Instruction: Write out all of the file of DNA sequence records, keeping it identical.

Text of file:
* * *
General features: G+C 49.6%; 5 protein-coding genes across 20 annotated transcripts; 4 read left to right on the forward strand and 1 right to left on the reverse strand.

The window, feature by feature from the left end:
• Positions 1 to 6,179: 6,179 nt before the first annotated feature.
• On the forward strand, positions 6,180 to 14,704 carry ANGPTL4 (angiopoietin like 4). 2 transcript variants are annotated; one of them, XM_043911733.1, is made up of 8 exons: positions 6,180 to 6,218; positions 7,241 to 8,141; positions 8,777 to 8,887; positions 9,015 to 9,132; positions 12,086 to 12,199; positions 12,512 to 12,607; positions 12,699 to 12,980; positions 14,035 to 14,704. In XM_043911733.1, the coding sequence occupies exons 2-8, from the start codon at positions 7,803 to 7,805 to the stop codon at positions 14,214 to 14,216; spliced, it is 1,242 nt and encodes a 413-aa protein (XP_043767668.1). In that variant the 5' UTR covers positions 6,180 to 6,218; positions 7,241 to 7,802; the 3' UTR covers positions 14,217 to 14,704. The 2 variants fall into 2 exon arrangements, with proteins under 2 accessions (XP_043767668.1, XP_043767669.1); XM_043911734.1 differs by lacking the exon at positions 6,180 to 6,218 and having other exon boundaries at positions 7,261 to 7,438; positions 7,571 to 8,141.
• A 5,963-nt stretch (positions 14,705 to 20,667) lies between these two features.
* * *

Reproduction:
General features: G+C 49.6%; 5 protein-coding genes across 20 annotated transcripts; 4 read left to right on the forward strand and 1 right to left on the reverse strand.

The window, feature by feature from the left end:
• Positions 1 to 6,179: 6,179 nt before the first annotated feature.
• On the forward strand, positions 6,180 to 14,704 carry ANGPTL4 (angiopoietin like 4). 2 transcript variants are annotated; one of them, XM_043911733.1, is made up of 8 exons: positions 6,180 to 6,218; positions 7,241 to 8,141; positions 8,777 to 8,887; positions 9,015 to 9,132; positions 12,086 to 12,199; positions 12,512 to 12,607; positions 12,699 to 12,980; positions 14,035 to 14,704. In XM_043911733.1, the coding sequence occupies exons 2-8, from the start codon at positions 7,803 to 7,805 to the stop codon at positions 14,214 to 14,216; spliced, it is 1,242 nt and encodes a 413-aa protein (XP_043767668.1). In that variant the 5' UTR covers positions 6,180 to 6,218; positions 7,241 to 7,802; the 3' UTR covers positions 14,217 to 14,704. The 2 variants fall into 2 exon arrangements, with proteins under 2 accessions (XP_043767668.1, XP_043767669.1); XM_043911734.1 differs by lacking the exon at positions 6,180 to 6,218 and having other exon boundaries at positions 7,261 to 7,438; positions 7,571 to 8,141.
• A 5,963-nt stretch (positions 14,705 to 20,667) lies between these two features.